This is where the RouterModule comes into play. So, let's open the app-routing.module.ts file, and configure the module, so it can dispatch requests to the matching components:

import { NgModule } from '@angular/core'; import { Routes, RouterModule } from '@angular/router'; import { UserListComponent } from './user-list/user-list.component'; import { UserFormComponent } from './user-form/user-form.component'; const routes: Routes = [ { path: 'users', component: UserListComponent }, { path: 'adduser', component: UserFormComponent } ]; @NgModule({ imports: [RouterModule.forRoot(routes)], exports: [RouterModule] }) export class AppRoutingModule { } 

As we can see above, the Routes array instructs the router which component to display when a user clicks a link or specifies a URL into the browser address bar.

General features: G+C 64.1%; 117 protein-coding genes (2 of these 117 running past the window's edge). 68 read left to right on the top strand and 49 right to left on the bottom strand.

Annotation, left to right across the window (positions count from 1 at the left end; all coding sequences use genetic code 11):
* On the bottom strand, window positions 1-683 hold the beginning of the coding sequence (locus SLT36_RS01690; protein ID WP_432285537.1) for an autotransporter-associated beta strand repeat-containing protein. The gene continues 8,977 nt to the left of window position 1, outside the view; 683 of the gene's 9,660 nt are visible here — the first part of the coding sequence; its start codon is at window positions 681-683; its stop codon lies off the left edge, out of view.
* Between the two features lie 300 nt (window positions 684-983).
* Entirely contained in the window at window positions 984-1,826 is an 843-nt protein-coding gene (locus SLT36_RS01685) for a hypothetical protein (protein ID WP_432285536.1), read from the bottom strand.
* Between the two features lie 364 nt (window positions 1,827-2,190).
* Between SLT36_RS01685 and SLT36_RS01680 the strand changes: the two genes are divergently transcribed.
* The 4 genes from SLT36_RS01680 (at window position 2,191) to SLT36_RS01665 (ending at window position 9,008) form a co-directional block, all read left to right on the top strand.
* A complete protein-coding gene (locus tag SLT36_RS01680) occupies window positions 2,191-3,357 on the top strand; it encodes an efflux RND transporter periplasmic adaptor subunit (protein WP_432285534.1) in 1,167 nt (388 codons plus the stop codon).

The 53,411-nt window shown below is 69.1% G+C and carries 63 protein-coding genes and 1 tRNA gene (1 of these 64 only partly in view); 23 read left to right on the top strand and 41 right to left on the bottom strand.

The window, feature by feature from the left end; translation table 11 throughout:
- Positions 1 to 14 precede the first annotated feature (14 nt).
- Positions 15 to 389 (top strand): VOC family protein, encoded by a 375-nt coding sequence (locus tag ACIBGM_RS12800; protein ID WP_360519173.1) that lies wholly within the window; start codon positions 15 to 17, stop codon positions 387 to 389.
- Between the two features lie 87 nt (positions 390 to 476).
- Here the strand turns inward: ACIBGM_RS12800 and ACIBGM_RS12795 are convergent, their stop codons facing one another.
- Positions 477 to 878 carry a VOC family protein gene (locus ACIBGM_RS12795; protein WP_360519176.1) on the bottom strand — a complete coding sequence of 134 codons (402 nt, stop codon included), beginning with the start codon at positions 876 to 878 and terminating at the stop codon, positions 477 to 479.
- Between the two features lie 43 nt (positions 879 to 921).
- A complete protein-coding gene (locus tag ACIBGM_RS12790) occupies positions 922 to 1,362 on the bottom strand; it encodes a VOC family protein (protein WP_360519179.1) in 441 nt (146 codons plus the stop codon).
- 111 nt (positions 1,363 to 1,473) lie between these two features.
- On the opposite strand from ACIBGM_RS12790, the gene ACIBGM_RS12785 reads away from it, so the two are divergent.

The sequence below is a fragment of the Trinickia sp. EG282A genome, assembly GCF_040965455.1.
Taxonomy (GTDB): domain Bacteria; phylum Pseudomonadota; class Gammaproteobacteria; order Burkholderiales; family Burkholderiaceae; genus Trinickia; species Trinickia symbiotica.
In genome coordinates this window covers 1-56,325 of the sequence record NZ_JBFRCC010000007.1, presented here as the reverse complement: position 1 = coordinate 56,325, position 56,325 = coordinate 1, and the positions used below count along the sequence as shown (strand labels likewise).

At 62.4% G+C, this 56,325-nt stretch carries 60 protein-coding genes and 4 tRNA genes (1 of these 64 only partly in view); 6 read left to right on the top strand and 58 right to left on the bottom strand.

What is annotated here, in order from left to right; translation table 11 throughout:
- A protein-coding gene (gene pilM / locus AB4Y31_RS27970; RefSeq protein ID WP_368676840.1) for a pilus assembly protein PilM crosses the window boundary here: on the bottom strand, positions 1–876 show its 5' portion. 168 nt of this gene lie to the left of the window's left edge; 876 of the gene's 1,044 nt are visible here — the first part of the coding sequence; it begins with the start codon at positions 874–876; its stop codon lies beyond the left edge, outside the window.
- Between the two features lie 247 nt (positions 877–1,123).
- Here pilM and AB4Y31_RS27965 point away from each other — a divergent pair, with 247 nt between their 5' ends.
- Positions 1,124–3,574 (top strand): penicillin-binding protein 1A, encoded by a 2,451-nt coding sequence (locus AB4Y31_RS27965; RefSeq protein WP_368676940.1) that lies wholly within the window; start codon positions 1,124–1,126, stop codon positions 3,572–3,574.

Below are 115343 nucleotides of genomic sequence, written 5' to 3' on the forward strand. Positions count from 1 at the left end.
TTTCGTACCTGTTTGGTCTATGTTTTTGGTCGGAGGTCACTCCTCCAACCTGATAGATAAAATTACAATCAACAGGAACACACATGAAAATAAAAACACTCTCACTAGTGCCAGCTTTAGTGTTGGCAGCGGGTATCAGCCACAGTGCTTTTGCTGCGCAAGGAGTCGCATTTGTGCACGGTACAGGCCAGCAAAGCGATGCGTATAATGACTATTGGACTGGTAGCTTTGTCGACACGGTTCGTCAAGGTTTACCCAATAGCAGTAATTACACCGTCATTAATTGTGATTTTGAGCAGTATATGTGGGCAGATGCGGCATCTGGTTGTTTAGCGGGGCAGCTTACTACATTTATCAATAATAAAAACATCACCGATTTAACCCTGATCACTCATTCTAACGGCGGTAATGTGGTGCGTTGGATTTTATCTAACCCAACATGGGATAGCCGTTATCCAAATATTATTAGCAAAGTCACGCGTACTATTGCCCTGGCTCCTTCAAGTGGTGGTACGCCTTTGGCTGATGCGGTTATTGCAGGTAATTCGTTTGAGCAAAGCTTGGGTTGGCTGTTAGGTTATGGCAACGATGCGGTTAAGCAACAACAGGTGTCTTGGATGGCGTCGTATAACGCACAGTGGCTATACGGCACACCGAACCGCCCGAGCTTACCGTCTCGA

A route is composed of two parts:

  1. Path – a string that matches the URL in the browser address bar
  2. Component – the component to create when the route is active (navigated)

If the user clicks the List Users button, which links to the /users path, or enters the URL in the browser address bar, the router will render the UserListComponent component's template file in the placeholder.

Likewise, if they click the Add User button, it will render the UserFormComponent component.

3.11. The app.module.ts File

Next, we need to edit the app.module.ts file, so Angular can import all the required modules, components, and services.

Additionally, we need to specify which provider we'll use for creating and injecting the UserService class. Otherwise, Angular won't be able to inject it into the component classes: